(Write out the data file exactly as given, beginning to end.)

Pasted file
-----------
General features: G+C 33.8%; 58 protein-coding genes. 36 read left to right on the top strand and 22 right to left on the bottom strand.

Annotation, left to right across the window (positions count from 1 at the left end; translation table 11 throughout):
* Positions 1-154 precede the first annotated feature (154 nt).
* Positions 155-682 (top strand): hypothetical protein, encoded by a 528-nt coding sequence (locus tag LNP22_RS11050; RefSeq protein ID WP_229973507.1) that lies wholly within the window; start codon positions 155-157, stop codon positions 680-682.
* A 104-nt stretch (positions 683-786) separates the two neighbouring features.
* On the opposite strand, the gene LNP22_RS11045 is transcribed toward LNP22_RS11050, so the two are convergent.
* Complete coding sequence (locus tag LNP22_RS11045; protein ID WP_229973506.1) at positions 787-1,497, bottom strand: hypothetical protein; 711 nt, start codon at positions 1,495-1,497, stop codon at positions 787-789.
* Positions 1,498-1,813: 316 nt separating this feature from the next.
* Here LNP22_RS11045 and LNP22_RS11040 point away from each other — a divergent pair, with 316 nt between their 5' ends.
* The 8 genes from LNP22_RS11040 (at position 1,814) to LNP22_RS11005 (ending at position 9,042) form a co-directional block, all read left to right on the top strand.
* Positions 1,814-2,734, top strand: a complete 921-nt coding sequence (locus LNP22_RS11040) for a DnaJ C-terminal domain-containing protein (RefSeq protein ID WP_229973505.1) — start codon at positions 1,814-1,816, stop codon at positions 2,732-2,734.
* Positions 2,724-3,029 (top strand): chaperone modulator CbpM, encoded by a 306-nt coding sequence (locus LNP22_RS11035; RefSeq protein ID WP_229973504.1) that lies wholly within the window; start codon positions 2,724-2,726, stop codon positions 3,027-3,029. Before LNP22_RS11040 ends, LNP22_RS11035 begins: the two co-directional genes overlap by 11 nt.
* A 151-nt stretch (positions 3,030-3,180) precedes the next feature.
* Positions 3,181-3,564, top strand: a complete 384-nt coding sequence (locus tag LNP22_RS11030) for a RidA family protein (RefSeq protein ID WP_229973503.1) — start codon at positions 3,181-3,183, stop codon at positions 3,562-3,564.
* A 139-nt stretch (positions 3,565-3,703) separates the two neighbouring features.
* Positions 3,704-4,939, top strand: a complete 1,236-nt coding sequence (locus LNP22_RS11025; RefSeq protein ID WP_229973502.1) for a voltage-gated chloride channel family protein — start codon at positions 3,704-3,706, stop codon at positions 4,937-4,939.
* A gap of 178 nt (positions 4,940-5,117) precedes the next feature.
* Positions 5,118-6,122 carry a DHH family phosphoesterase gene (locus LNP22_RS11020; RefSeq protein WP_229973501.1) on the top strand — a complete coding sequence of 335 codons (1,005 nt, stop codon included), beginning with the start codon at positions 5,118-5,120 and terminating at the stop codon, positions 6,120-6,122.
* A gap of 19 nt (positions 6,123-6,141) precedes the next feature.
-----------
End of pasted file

General features: G+C 33.8%; 58 protein-coding genes. 36 read left to right on the top strand and 22 right to left on the bottom strand.

Annotation, left to right across the window (positions count from 1 at the left end; translation table 11 throughout):
* Positions 1-154 precede the first annotated feature (154 nt).
* Positions 155-682 (top strand): hypothetical protein, encoded by a 528-nt coding sequence (locus tag LNP22_RS11050; RefSeq protein ID WP_229973507.1) that lies wholly within the window; start codon positions 155-157, stop codon positions 680-682.
* A 104-nt stretch (positions 683-786) separates the two neighbouring features.
* On the opposite strand, the gene LNP22_RS11045 is transcribed toward LNP22_RS11050, so the two are convergent.
* Complete coding sequence (locus tag LNP22_RS11045; protein ID WP_229973506.1) at positions 787-1,497, bottom strand: hypothetical protein; 711 nt, start codon at positions 1,495-1,497, stop codon at positions 787-789.
* Positions 1,498-1,813: 316 nt separating this feature from the next.
* Here LNP22_RS11045 and LNP22_RS11040 point away from each other — a divergent pair, with 316 nt between their 5' ends.
* The 8 genes from LNP22_RS11040 (at position 1,814) to LNP22_RS11005 (ending at position 9,042) form a co-directional block, all read left to right on the top strand.
* Positions 1,814-2,734, top strand: a complete 921-nt coding sequence (locus LNP22_RS11040) for a DnaJ C-terminal domain-containing protein (RefSeq protein ID WP_229973505.1) — start codon at positions 1,814-1,816, stop codon at positions 2,732-2,734.
* Positions 2,724-3,029 (top strand): chaperone modulator CbpM, encoded by a 306-nt coding sequence (locus LNP22_RS11035; RefSeq protein ID WP_229973504.1) that lies wholly within the window; start codon positions 2,724-2,726, stop codon positions 3,027-3,029. Before LNP22_RS11040 ends, LNP22_RS11035 begins: the two co-directional genes overlap by 11 nt.
* A 151-nt stretch (positions 3,030-3,180) precedes the next feature.
* Positions 3,181-3,564, top strand: a complete 384-nt coding sequence (locus tag LNP22_RS11030) for a RidA family protein (RefSeq protein ID WP_229973503.1) — start codon at positions 3,181-3,183, stop codon at positions 3,562-3,564.
* A 139-nt stretch (positions 3,565-3,703) separates the two neighbouring features.
* Positions 3,704-4,939, top strand: a complete 1,236-nt coding sequence (locus LNP22_RS11025; RefSeq protein ID WP_229973502.1) for a voltage-gated chloride channel family protein — start codon at positions 3,704-3,706, stop codon at positions 4,937-4,939.
* A gap of 178 nt (positions 4,940-5,117) precedes the next feature.
* Positions 5,118-6,122 carry a DHH family phosphoesterase gene (locus LNP22_RS11020; RefSeq protein WP_229973501.1) on the top strand — a complete coding sequence of 335 codons (1,005 nt, stop codon included), beginning with the start codon at positions 5,118-5,120 and terminating at the stop codon, positions 6,120-6,122.
* A gap of 19 nt (positions 6,123-6,141) precedes the next feature.